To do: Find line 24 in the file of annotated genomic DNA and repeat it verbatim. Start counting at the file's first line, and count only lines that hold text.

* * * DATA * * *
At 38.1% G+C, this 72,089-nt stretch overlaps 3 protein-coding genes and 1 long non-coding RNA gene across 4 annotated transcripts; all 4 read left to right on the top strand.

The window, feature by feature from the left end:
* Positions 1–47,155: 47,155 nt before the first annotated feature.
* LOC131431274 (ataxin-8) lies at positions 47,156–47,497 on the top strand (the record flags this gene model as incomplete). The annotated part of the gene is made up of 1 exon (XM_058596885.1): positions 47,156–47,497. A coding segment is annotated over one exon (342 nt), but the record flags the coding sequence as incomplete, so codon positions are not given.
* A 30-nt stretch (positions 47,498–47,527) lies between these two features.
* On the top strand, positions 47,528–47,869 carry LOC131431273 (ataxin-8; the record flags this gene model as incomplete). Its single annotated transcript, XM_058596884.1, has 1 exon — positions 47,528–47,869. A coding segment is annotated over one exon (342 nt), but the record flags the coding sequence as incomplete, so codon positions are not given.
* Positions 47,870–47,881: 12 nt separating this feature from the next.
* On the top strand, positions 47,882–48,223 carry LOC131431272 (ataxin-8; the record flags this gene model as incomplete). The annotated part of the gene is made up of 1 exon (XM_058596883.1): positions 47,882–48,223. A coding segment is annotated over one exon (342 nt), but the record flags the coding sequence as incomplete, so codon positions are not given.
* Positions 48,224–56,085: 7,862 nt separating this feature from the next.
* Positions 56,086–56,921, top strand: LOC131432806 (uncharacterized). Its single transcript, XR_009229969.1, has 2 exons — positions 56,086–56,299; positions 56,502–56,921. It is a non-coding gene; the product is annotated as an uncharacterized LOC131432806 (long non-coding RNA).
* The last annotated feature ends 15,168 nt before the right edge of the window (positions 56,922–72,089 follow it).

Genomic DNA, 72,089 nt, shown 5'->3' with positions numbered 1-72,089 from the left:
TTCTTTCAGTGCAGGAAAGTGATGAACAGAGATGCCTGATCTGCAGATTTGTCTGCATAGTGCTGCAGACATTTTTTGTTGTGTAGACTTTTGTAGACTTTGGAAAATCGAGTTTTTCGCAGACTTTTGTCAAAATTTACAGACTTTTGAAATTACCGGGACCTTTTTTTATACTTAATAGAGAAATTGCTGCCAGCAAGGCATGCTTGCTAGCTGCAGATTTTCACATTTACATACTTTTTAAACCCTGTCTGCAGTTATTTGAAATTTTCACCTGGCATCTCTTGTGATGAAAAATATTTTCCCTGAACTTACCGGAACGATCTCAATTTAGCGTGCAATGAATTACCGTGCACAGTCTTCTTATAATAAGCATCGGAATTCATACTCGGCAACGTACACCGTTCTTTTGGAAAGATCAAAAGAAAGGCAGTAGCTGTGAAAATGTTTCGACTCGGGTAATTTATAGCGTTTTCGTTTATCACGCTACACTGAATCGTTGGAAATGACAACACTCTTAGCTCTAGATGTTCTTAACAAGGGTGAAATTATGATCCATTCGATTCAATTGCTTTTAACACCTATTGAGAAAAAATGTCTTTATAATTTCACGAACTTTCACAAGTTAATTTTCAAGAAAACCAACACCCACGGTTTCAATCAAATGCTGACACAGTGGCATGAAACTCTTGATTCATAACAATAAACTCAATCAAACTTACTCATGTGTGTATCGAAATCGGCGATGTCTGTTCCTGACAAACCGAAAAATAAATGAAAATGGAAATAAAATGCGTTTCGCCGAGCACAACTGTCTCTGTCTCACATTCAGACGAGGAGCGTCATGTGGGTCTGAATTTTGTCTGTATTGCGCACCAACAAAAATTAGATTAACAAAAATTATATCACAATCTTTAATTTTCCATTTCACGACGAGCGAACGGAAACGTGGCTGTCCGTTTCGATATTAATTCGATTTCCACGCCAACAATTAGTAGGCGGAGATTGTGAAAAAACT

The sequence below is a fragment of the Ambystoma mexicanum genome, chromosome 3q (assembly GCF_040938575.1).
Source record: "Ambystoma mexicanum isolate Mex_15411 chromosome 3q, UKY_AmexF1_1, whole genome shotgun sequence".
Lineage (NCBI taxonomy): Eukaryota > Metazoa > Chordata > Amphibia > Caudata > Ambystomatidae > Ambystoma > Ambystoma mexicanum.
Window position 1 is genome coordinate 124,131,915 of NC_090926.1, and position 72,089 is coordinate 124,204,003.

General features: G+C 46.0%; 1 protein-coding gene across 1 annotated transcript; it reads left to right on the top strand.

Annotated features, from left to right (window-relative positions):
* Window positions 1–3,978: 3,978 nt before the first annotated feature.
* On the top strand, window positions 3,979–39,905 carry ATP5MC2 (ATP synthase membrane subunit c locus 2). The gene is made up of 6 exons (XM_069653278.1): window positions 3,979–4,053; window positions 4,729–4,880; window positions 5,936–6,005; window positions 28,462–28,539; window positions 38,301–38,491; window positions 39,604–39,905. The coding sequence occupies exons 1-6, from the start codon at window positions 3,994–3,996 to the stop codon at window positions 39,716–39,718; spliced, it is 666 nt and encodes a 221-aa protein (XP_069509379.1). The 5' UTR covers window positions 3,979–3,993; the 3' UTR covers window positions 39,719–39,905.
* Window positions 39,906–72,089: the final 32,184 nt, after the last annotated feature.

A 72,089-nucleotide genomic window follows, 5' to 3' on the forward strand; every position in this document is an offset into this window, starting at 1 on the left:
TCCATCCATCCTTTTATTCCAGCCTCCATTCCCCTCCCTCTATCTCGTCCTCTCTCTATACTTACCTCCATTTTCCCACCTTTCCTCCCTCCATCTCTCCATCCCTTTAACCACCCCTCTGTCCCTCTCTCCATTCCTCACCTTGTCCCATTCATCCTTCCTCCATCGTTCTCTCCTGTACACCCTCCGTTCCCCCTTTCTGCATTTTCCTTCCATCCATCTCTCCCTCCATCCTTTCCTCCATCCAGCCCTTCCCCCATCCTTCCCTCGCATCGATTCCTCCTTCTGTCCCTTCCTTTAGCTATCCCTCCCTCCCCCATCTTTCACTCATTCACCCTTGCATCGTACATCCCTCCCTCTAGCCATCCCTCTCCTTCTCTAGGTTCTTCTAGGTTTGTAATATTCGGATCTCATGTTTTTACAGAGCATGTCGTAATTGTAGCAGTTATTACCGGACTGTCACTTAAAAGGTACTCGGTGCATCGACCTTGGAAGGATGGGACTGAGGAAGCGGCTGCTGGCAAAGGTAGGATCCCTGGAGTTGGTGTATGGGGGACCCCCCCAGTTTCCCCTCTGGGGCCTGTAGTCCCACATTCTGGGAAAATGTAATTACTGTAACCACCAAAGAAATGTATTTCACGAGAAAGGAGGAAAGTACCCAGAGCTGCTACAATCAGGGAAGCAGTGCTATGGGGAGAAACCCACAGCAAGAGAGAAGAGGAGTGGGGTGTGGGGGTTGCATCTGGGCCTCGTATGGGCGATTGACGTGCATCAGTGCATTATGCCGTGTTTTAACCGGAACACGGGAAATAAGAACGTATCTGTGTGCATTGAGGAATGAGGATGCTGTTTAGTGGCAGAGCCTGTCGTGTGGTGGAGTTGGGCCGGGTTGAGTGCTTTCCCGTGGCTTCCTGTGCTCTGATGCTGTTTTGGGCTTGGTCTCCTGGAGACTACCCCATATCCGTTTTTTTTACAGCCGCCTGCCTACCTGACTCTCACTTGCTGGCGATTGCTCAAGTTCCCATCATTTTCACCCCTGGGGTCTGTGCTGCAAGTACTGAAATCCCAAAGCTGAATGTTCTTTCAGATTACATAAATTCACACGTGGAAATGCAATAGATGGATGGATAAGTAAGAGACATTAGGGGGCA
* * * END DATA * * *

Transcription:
TCCATCCATCCTTTTATTCCAGCCTCCATTCCCCTCCCTCTATCTCGTCCTCTCTCTATACTTACCTCCATTTTCCCACCTTTCCTCCCTCCATCTCTCCATCCCTTTAACCACCCCTCTGTCCCTCTCTCCATTCCTCACCTTGTCCCATTCATCCTTCCTCCATCGTTCTCTCCTGTACACCCTCCGTTCCCCCTTTCTGCATTTTCCTTCCATCCATCTCTCCCTCCATCCTTTCCTCCATCCAGCCCTTCCCCCATCCTTCCCTCGCATCGATTCCTCCTTCTGTCCCTTCCTTTAGCTATCCCTCCCTCCCCCATCTTTCACTCATTCACCCTTGCATCGTACATCCCTCCCTCTAGCCATCCCTCTCCTTCTCTAGGTTCTTCTAGGTTTGTAATATTCGGATCTCATGTTTTTACAGAGCATGTCGTAATTGTAGCAGTTATTACCGGACTGTCACTTAAAAGGTACTCGGTGCATCGACCTTGGAAGGATGGGACTGAGGAAGCGGCTGCTGGCAAAGGTAGGATCCCTGGAGTTGGTGTATGGGGGACCCCCCCAGTTTCCCCTCTGGGGCCTGTAGTCCCACATTCTGGGAAAATGTAATTACTGTAACCACCAAAGAAATGTATTTCACGAGAAAGGAGGAAAGTACCCAGAGCTGCTACAATCAGGGAAGCAGTGCTATGGGGAGAAACCCACAGCAAGAGAGAAGAGGAGTGGGGTGTGGGGGTTGCATCTGGGCCTCGTATGGGCGATTGACGTGCATCAGTGCATTATGCCGTGTTTTAACCGGAACACGGGAAATAAGAACGTATCTGTGTGCATTGAGGAATGAGGATGCTGTTTAGTGGCAGAGCCTGTCGTGTGGTGGAGTTGGGCCGGGTTGAGTGCTTTCCCGTGGCTTCCTGTGCTCTGATGCTGTTTTGGGCTTGGTCTCCTGGAGACTACCCCATATCCGTTTTTTTTACAGCCGCCTGCCTACCTGACTCTCACTTGCTGGCGATTGCTCAAGTTCCCATCATTTTCACCCCTGGGGTCTGTGCTGCAAGTACTGAAATCCCAAAGCTGAATGTTCTTTCAGATTACATAAATTCACACGTGGAAATGCAATAGATGGATGGATAAGTAAGAGACATTAGGGGGCA